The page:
SF Giants Prospects

San Francisco Giants invite ex-Brave Cory Gearrin to camp

By Mark ONeill
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This is the eighth in a series of articles, here at Around the Foghorn, covering the 22 non-roster invitees joining the San Francisco Giants in their spring training complex this season.

If the name Cory Gearrin sounds vaguely familiar to fans of the San Francisco Giants, it may be because the righty was one of twenty-nine Major League Baseball players who underwent Tommy John surgery in calendar year 2014. Having successfully recovered he is back in baseball, albeit not with the Atlanta Braves any longer, but rather, with the Giants. He arrived with the rest of the pitchers and catchers as one of twenty-two non-roster invitees to participate in spring training.

It was only last March that the Braves announced that Gearrin, along with fellow Braves Kris Medlen and Brandon Beachy (second TJS) would require the surgery. The Braves subsequently released Gearrin in November, and he was signed by San Francisco in early December.

Unlike many of the non-roster prospects in camp for spring training, Gearrin is not a starry-eyed youngster, yearning for his first taste of the show. Gearrin has been there and done that; he wants nothing more now than to earn another chance, especially since he has at least one friend already on the Giants in the person of Tim Hudson, formerly of the Braves.

Tim Hudson was a member of the Braves for the three seasons that Cory Gearrin pitched for the club.Mandatory Credit: Daniel Shirey- USA TODAY Sports

Gearrin made his major league debut in 2011, and zig-zagged back and forth from Triple-A Gwinnett and the parent club in 2012, before establishing himself as a key component of the Braves’ bullpen in 2013. Here is a glimpse of his MLB stats from 2011 onward:

2011: 18 G/0 GS/W/L: 1-1/7.85 ERA/18.1 IP/17 H/16 ER/0 HR/12 BB/25 SO/0 SV/3 HLD/WHIP 1.58 Interesting to note that in 2011, Gearrin gave up sixteen earned runs in 18.1 innings, without surrendering a home run.

2012: 22 G/0 GS/W/L: 0-1/1.80 ERA/20.0 IP/17 H/4 ER/1 HR/5 BB/20 SO/0 SV/4 HLD/WHIP 1.10 Note that he gave up the same number of base hits as in 2011, but only 4 earned runs. Also note his 5-20 BB/SO.

2013: 37 G/0 GS/W/L: 2-1/3.77 ERA/31.0 IP/30 H/13 ER/2 HR/16 BB/23 SO/1 SV/1 HLD/WHIP 1.48 Note the 16 BB to 23 SO ratio.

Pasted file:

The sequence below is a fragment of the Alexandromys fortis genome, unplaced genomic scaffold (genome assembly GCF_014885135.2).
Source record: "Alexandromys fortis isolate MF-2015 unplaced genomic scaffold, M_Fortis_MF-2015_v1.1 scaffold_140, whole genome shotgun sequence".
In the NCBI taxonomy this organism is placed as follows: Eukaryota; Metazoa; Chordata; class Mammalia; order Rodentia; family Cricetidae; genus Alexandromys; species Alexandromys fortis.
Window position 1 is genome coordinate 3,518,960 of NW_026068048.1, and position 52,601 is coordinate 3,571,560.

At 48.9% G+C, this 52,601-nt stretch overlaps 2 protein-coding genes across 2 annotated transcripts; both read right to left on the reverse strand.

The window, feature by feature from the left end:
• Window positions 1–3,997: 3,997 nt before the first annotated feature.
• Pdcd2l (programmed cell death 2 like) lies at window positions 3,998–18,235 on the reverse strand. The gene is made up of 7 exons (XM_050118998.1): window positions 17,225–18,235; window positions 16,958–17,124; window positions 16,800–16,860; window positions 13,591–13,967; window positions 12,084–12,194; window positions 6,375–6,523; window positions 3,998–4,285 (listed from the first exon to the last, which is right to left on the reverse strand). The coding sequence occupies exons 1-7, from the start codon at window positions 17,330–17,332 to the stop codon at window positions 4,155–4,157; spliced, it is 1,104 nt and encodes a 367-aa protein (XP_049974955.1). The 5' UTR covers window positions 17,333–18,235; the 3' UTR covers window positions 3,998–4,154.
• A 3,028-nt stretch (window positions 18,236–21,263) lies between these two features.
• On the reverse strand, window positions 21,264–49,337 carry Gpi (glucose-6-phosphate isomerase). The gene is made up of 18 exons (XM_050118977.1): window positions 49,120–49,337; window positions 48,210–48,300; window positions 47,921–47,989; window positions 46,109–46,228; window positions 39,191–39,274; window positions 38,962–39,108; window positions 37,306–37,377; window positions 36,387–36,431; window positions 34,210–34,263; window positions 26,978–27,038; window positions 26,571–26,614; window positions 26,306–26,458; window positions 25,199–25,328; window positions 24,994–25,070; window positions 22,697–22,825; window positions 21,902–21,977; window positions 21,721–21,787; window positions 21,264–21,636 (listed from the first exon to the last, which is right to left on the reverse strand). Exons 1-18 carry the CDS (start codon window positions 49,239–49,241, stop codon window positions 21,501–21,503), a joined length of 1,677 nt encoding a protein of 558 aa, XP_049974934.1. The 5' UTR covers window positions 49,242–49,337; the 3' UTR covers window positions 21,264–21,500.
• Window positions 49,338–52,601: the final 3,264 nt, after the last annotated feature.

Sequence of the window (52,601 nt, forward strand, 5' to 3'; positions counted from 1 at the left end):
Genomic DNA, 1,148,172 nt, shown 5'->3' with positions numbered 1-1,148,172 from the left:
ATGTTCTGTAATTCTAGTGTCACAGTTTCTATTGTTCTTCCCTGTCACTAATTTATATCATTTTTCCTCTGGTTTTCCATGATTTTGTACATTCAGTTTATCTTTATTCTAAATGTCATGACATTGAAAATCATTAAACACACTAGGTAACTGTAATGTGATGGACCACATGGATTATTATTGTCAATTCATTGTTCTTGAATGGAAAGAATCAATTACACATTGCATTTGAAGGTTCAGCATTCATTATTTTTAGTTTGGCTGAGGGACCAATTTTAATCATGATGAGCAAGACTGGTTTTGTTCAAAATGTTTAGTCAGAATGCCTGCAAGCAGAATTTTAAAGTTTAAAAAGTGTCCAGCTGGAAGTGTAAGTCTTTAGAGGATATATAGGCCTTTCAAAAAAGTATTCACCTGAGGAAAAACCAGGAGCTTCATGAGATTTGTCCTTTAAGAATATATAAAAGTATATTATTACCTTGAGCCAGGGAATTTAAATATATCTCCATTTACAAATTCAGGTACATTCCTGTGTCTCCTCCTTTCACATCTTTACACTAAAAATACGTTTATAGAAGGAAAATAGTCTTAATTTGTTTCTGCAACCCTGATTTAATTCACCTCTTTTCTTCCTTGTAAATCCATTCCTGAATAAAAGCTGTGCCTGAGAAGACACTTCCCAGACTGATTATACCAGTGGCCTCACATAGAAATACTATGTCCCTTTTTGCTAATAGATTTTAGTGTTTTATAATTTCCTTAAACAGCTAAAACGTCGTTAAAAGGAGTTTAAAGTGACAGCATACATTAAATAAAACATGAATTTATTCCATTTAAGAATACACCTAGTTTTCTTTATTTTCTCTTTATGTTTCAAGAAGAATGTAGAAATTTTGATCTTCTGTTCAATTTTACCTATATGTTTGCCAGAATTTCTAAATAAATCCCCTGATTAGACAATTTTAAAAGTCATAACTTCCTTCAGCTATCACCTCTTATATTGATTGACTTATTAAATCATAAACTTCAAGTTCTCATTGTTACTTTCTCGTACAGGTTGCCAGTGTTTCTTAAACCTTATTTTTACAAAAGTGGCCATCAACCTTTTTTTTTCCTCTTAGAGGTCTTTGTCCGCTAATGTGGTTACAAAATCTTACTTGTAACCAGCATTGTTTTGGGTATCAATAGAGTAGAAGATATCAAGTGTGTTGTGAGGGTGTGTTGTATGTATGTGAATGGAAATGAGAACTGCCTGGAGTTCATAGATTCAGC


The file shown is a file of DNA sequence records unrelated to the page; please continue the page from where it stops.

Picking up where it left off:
2013 started off well for the Rhea County High School product as he recorded a 1.46 ERA in April and a 2.13 ERA in May, but things got nasty in June as he appeared in six games, but had an ERA of 10.80. When he gave up still two more runs on July 3rd, he was optioned back down to Gwinnett for the first time in 2013.

After reporting for spring training in March of 2014, Gearrin reported discomfort in his throwing shoulder, and had tests done which revealed the injury requiring surgery. Though an unprecedented number of players went down this season, historically, many players have come back from Tommy John Surgery to successfully pursue their careers.

The notion that Cory Gearrin’s downhill slide in the second half of 2013, might tie into his needing surgery soon afterwards, bears thought, does it not?

It is not surprising that the Giants would have scouted the relief specialist thoroughly, and when they liked what they saw, were willing to give him a chance.

Gearrin has experience and he is from the South as so many of the Giants players are, so he would seem to fit right in. As we have been seeing, there are many of the non-roster pitchers who originated with other clubs than the Giants (Curtis Partch-Cincinnati Reds, Nik Turley-New York Yankees, Juan Gutierrez-Astros/Angels/D-Backs) so they bring with them many new perspectives that could benefit any of the players in camp.

These benefits could range from picking up a new pitch the way Madison Bumgarner did, when he learned his cutter from Horatio Ramirez, to having Dave Righetti notice a mechanical wrinkle, that could be ironed out while in camp.

Cory Gearrin is going to be 29 this year and has been in professional ball since 2007. He is getting another chance after rehabbing from surgery, to pull magic out of his hat and dazzle the Giants’ brain-trust with some National League pitching.

San Francisco is going to need plenty of pitching to keep pace with their SoCal brethren in the NL West, and Gearrin represents yet another option that could fit into the Giants‘ plans. 

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